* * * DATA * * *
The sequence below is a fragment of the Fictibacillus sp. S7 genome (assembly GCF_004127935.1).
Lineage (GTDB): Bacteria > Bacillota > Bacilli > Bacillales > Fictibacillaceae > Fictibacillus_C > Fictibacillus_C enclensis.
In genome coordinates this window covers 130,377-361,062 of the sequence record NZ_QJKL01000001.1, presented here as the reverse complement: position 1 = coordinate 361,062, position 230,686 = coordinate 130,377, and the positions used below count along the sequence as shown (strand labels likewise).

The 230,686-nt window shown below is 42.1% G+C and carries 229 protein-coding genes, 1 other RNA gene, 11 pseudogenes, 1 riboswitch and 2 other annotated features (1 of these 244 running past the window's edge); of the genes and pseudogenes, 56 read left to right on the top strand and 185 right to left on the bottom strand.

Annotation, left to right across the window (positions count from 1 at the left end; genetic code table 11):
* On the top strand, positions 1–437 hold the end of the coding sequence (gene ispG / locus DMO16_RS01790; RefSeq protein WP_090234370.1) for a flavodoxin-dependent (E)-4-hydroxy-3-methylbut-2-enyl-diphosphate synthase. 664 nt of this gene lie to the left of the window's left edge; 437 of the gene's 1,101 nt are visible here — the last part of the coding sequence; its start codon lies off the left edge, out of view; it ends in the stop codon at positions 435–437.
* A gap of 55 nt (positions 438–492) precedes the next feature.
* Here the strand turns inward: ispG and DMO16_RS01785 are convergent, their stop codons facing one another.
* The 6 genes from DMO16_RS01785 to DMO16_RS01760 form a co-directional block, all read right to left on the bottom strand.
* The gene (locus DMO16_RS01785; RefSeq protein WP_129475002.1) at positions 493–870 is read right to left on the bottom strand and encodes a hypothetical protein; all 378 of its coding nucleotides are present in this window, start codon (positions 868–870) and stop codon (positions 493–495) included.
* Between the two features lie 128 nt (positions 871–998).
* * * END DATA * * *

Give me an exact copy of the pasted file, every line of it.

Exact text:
The sequence below is a fragment of the Fictibacillus sp. S7 genome (assembly GCF_004127935.1).
Lineage (GTDB): Bacteria > Bacillota > Bacilli > Bacillales > Fictibacillaceae > Fictibacillus_C > Fictibacillus_C enclensis.
In genome coordinates this window covers 130,377-361,062 of the sequence record NZ_QJKL01000001.1, presented here as the reverse complement: position 1 = coordinate 361,062, position 230,686 = coordinate 130,377, and the positions used below count along the sequence as shown (strand labels likewise).

The 230,686-nt window shown below is 42.1% G+C and carries 229 protein-coding genes, 1 other RNA gene, 11 pseudogenes, 1 riboswitch and 2 other annotated features (1 of these 244 running past the window's edge); of the genes and pseudogenes, 56 read left to right on the top strand and 185 right to left on the bottom strand.

Annotation, left to right across the window (positions count from 1 at the left end; genetic code table 11):
* On the top strand, positions 1–437 hold the end of the coding sequence (gene ispG / locus DMO16_RS01790; RefSeq protein WP_090234370.1) for a flavodoxin-dependent (E)-4-hydroxy-3-methylbut-2-enyl-diphosphate synthase. 664 nt of this gene lie to the left of the window's left edge; 437 of the gene's 1,101 nt are visible here — the last part of the coding sequence; its start codon lies off the left edge, out of view; it ends in the stop codon at positions 435–437.
* A gap of 55 nt (positions 438–492) precedes the next feature.
* Here the strand turns inward: ispG and DMO16_RS01785 are convergent, their stop codons facing one another.
* The 6 genes from DMO16_RS01785 to DMO16_RS01760 form a co-directional block, all read right to left on the bottom strand.
* The gene (locus DMO16_RS01785; RefSeq protein WP_129475002.1) at positions 493–870 is read right to left on the bottom strand and encodes a hypothetical protein; all 378 of its coding nucleotides are present in this window, start codon (positions 868–870) and stop codon (positions 493–495) included.
* Between the two features lie 128 nt (positions 871–998).